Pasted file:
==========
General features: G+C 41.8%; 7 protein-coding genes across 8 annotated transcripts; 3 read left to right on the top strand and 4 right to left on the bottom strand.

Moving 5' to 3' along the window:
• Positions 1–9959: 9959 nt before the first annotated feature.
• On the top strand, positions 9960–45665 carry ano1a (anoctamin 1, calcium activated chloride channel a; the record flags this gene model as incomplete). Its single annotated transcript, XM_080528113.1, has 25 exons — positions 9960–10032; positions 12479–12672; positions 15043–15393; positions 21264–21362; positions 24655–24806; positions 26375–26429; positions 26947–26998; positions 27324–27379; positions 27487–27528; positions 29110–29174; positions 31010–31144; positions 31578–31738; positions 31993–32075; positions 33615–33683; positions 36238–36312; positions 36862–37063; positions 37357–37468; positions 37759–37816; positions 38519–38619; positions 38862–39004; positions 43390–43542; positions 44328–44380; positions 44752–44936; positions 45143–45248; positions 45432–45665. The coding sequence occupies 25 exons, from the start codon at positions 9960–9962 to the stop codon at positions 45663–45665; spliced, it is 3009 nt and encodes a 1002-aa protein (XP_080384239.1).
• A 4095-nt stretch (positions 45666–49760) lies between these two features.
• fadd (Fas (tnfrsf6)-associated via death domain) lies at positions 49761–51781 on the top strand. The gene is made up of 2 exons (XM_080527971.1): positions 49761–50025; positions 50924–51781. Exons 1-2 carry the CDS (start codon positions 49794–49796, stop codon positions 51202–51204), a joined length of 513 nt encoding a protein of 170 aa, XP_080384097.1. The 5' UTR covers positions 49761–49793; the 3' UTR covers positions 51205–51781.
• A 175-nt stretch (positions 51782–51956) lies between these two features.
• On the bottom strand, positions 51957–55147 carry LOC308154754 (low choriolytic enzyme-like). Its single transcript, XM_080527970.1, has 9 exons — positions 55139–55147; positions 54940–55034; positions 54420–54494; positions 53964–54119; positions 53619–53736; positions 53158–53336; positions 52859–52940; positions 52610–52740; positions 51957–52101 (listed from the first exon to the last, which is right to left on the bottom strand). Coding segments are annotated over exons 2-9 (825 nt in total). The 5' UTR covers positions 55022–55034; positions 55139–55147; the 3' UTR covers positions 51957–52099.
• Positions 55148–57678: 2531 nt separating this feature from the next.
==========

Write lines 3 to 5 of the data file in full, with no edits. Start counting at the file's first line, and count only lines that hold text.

• Positions 1–9959: 9959 nt before the first annotated feature.
• On the top strand, positions 9960–45665 carry ano1a (anoctamin 1, calcium activated chloride channel a; the record flags this gene model as incomplete). Its single annotated transcript, XM_080528113.1, has 25 exons — positions 9960–10032; positions 12479–12672; positions 15043–15393; positions 21264–21362; positions 24655–24806; positions 26375–26429; positions 26947–26998; positions 27324–27379; positions 27487–27528; positions 29110–29174; positions 31010–31144; positions 31578–31738; positions 31993–32075; positions 33615–33683; positions 36238–36312; positions 36862–37063; positions 37357–37468; positions 37759–37816; positions 38519–38619; positions 38862–39004; positions 43390–43542; positions 44328–44380; positions 44752–44936; positions 45143–45248; positions 45432–45665. The coding sequence occupies 25 exons, from the start codon at positions 9960–9962 to the stop codon at positions 45663–45665; spliced, it is 3009 nt and encodes a 1002-aa protein (XP_080384239.1).
• A 4095-nt stretch (positions 45666–49760) lies between these two features.